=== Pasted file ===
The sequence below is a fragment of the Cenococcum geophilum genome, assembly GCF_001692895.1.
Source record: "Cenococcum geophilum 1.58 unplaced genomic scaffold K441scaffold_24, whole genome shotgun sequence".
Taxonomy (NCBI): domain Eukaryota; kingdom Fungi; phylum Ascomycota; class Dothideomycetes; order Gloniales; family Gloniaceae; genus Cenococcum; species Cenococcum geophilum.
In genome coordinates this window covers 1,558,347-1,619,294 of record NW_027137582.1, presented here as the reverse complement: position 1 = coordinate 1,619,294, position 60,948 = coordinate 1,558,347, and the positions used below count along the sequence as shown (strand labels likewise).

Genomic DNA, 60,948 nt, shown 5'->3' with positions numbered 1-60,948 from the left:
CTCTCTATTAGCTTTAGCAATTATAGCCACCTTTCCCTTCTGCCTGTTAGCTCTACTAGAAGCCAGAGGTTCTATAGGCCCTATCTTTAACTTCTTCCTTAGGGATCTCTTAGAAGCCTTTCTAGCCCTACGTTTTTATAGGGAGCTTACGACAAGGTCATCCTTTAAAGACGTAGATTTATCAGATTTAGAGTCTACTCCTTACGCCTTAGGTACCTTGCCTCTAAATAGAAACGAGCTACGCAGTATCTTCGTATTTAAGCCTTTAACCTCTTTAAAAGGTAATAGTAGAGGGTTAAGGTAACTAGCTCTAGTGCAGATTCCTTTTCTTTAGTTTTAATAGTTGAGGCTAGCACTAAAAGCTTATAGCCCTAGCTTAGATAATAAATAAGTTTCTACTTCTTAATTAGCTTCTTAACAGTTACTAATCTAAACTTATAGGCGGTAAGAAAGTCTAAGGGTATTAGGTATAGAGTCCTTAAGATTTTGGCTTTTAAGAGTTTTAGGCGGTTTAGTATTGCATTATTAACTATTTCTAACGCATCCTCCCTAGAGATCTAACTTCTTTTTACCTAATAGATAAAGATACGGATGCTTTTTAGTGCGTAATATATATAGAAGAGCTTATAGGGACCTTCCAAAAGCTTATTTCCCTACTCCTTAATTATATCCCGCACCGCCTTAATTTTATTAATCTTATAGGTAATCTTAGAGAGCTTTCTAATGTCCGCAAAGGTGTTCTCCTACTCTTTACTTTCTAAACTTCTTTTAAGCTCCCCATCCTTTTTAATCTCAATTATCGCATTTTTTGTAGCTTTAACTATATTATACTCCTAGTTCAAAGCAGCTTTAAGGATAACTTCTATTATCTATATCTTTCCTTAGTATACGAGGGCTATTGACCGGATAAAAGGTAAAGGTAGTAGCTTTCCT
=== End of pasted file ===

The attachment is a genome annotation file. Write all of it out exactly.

The sequence below is a fragment of the Cenococcum geophilum genome, assembly GCF_001692895.1.
Source record: "Cenococcum geophilum 1.58 unplaced genomic scaffold K441scaffold_24, whole genome shotgun sequence".
Taxonomy (NCBI): domain Eukaryota; kingdom Fungi; phylum Ascomycota; class Dothideomycetes; order Gloniales; family Gloniaceae; genus Cenococcum; species Cenococcum geophilum.
In genome coordinates this window covers 1,558,347-1,619,294 of record NW_027137582.1, presented here as the reverse complement: position 1 = coordinate 1,619,294, position 60,948 = coordinate 1,558,347, and the positions used below count along the sequence as shown (strand labels likewise).

Genomic DNA, 60,948 nt, shown 5'->3' with positions numbered 1-60,948 from the left:
CTCTCTATTAGCTTTAGCAATTATAGCCACCTTTCCCTTCTGCCTGTTAGCTCTACTAGAAGCCAGAGGTTCTATAGGCCCTATCTTTAACTTCTTCCTTAGGGATCTCTTAGAAGCCTTTCTAGCCCTACGTTTTTATAGGGAGCTTACGACAAGGTCATCCTTTAAAGACGTAGATTTATCAGATTTAGAGTCTACTCCTTACGCCTTAGGTACCTTGCCTCTAAATAGAAACGAGCTACGCAGTATCTTCGTATTTAAGCCTTTAACCTCTTTAAAAGGTAATAGTAGAGGGTTAAGGTAACTAGCTCTAGTGCAGATTCCTTTTCTTTAGTTTTAATAGTTGAGGCTAGCACTAAAAGCTTATAGCCCTAGCTTAGATAATAAATAAGTTTCTACTTCTTAATTAGCTTCTTAACAGTTACTAATCTAAACTTATAGGCGGTAAGAAAGTCTAAGGGTATTAGGTATAGAGTCCTTAAGATTTTGGCTTTTAAGAGTTTTAGGCGGTTTAGTATTGCATTATTAACTATTTCTAACGCATCCTCCCTAGAGATCTAACTTCTTTTTACCTAATAGATAAAGATACGGATGCTTTTTAGTGCGTAATATATATAGAAGAGCTTATAGGGACCTTCCAAAAGCTTATTTCCCTACTCCTTAATTATATCCCGCACCGCCTTAATTTTATTAATCTTATAGGTAATCTTAGAGAGCTTTCTAATGTCCGCAAAGGTGTTCTCCTACTCTTTACTTTCTAAACTTCTTTTAAGCTCCCCATCCTTTTTAATCTCAATTATCGCATTTTTTGTAGCTTTAACTATATTATACTCCTAGTTCAAAGCAGCTTTAAGGATAACTTCTATTATCTATATCTTTCCTTAGTATACGAGGGCTATTGACCGGATAAAAGGTAAAGGTAGTAGCTTTCCT